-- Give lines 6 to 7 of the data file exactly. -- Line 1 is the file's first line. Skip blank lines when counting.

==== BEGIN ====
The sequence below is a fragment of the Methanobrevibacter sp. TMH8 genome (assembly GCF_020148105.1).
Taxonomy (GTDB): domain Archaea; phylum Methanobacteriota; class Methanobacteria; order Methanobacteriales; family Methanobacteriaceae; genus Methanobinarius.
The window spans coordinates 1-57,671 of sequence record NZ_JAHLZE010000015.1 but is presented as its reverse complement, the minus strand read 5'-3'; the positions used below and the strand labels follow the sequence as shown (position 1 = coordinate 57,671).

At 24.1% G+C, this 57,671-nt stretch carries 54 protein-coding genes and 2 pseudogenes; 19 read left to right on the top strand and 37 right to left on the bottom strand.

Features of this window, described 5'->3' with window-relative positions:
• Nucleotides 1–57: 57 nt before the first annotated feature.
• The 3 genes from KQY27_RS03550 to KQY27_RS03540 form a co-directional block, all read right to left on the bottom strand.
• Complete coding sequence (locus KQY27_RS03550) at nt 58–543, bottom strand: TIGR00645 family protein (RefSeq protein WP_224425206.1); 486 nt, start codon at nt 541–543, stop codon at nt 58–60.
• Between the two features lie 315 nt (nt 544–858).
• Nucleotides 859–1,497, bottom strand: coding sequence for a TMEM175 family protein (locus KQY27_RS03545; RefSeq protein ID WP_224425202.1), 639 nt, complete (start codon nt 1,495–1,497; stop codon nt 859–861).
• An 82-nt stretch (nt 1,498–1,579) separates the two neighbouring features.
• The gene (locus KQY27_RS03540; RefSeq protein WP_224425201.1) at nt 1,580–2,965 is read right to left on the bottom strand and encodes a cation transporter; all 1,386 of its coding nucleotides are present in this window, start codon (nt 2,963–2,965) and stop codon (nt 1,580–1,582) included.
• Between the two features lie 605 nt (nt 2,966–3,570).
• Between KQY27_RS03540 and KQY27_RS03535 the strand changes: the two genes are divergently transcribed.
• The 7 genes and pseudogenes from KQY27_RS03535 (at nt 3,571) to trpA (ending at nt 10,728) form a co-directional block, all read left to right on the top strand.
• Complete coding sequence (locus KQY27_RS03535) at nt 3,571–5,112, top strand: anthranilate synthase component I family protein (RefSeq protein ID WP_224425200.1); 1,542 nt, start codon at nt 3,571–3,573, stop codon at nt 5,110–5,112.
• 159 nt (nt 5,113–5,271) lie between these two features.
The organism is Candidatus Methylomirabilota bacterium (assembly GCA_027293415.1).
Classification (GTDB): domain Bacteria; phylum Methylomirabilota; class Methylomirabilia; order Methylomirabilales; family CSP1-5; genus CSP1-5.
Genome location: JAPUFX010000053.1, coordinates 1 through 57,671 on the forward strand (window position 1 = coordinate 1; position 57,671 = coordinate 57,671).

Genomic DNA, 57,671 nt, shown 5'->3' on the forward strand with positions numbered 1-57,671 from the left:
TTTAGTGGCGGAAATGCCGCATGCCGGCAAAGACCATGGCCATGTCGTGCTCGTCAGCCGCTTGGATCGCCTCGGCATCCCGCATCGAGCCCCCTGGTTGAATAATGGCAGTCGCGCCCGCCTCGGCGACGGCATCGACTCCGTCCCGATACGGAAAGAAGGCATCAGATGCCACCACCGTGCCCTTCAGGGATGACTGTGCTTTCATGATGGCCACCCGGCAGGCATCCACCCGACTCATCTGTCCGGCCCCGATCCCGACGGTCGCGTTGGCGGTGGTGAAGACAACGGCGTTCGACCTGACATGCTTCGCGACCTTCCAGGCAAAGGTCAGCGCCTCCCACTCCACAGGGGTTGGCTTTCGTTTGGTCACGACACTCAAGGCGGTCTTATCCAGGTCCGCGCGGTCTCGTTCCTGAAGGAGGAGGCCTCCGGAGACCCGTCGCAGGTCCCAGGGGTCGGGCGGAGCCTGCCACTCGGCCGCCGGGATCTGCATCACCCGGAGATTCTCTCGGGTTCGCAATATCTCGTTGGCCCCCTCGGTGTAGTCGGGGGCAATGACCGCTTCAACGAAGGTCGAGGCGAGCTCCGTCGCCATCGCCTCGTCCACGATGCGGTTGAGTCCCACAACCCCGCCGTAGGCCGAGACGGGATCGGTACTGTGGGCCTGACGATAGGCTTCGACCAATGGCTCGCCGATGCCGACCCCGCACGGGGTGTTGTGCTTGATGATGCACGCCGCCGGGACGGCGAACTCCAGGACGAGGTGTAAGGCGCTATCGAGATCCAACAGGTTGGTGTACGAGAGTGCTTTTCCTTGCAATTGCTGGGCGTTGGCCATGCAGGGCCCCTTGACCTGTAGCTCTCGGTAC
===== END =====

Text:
• Nucleotides 1–57: 57 nt before the first annotated feature.
• The 3 genes from KQY27_RS03550 to KQY27_RS03540 form a co-directional block, all read right to left on the bottom strand.